“Yes,” said the grocery man, as he cut off a piece of limberg cheese and put it on the stove to purify the air in the room, “I should laugh to see myself taking any medicine you put up. You will kill some one yet, by giving them poison instead of quinine. But what has your Pa got his nose tied up for? He looks as though he had had a fight.”
“O, that was from my treatment. He had a wart on his nose. You know that wart. You remember how the minister told him if other peoples’ business had a button hole in it, Pa could button the wart in the button-hole, as he always had his nose there. Well, I told Pa I could cure that wart with caustic, and he said he would give five dollars if I could cure it, so I took a stick of caustic and burned the wart off, but I guess I burned down into the nose a little, for it swelled up as big as a lobster. Pa says he would rather have a whole nest of warts than such a nose, but it will be all right in a year or two.”
“What is a loan exhibition?” asks a correspondent. Well, when a fellow borrows ten dollars of you, to be paid next Saturday, and he lets it run a year and a half, and don’t pay it, and he meets you on the street and asks for five dollars more, and you turn him around and kick him right before the crowd, that is a loan exhibition.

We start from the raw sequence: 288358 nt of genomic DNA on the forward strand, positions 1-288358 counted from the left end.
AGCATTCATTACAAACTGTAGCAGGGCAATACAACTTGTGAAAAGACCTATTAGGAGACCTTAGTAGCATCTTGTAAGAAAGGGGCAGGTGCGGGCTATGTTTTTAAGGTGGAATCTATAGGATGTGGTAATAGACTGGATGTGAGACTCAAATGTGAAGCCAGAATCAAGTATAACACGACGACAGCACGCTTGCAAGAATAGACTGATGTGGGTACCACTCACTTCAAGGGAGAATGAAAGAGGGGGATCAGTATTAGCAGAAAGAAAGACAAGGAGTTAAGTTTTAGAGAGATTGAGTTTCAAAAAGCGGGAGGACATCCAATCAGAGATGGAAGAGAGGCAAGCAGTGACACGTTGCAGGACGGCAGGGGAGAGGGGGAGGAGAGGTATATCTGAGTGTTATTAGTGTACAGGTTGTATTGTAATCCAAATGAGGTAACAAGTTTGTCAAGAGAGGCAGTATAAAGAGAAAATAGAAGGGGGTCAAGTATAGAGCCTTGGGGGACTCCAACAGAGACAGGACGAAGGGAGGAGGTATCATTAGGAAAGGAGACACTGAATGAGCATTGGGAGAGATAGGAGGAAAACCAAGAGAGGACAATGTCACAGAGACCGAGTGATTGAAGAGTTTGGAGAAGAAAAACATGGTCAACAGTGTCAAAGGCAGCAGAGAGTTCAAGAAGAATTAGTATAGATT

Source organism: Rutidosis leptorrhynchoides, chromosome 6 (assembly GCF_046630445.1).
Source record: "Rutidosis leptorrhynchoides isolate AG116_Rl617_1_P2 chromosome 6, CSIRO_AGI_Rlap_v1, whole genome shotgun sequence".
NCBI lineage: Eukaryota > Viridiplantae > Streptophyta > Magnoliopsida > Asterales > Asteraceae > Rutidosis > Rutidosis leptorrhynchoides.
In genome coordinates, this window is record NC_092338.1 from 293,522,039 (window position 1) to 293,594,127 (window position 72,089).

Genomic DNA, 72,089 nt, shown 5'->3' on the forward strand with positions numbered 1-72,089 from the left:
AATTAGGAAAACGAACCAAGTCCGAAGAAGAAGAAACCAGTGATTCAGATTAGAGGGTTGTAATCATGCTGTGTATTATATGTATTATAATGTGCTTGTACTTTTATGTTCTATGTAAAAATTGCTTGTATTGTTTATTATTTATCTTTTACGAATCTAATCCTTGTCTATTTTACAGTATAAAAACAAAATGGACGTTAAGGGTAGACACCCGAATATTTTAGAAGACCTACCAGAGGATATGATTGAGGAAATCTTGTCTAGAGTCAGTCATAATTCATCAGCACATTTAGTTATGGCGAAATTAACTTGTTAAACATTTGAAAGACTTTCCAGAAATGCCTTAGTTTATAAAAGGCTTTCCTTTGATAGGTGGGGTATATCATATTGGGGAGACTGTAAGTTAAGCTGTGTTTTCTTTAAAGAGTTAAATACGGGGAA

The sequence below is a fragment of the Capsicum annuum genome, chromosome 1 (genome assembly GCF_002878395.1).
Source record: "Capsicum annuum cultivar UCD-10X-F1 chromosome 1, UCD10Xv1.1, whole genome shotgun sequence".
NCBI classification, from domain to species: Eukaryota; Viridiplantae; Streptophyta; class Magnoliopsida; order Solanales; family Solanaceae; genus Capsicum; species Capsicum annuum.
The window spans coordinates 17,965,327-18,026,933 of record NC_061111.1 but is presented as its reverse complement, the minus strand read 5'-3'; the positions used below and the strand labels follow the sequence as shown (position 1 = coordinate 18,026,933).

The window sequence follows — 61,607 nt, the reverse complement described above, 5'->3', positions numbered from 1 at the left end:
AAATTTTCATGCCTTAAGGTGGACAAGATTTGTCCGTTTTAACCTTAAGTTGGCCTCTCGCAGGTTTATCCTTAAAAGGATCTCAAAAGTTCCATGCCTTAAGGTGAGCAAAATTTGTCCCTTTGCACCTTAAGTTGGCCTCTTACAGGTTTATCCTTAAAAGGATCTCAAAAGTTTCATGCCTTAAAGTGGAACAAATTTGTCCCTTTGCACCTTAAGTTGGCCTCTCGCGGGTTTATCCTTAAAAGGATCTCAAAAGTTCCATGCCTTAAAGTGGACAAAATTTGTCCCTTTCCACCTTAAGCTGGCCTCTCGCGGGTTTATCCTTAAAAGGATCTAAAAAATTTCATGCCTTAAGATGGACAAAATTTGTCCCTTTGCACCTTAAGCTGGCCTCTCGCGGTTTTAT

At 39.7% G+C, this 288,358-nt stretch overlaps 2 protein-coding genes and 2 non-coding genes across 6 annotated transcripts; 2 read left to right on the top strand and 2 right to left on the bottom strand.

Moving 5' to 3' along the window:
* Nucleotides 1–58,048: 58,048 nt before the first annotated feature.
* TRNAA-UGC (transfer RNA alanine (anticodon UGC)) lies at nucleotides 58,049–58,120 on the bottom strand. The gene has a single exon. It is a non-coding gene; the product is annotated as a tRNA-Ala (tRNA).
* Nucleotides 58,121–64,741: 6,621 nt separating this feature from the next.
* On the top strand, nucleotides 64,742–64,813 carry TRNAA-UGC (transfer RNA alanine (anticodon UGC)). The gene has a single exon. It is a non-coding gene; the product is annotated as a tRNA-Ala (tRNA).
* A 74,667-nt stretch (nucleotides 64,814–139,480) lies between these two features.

Mon Kee, a Chinaman that was converted to regular United States religious doctrines, and opened a mission in New York for the purpose of converting more heathens and shethens, has been arrested for stealing. This is a terrible blow, and Mon Kee was a terrible plower. A few weeks since the religious papers made more blow over the coming into the fold of that Chinaman than they did over all the editors in the country, who went not astray. Now they have shut up their yawp about him, since he has proved to be no better than Talmage or Beecher.
There is one thing that there should be a law passed about, and that is, these glass fruit jars, with a top that screws on. It should be made a criminal offense, punishable with death or banishment to Chicago, for a person to manufacture a fruit jar, for preserving fruit, with a top that screws on. Those jars look nice when the fruit is put up in them, and the house-wife feels as though she was repaid for all her perspiration over a hot stove, as she looks at the glass jars of different berries, on the shelf in the cellar.
The trouble does not begin until she has company, and decides to tap a little of her choice fruit. After the supper is well under way, she sends for a jar, and tells the servant to unscrew the top, and pour the fruit into a dish. The girl brings it into the kitchen, and proceeds to unscrew the top. She works gently at first, then gets mad, wrenches at it, sprains her wrist, and begins to cry, with her nose on the underside of her apron, and skins her nose on the dried pancake batter that is hidden in the folds of the apron.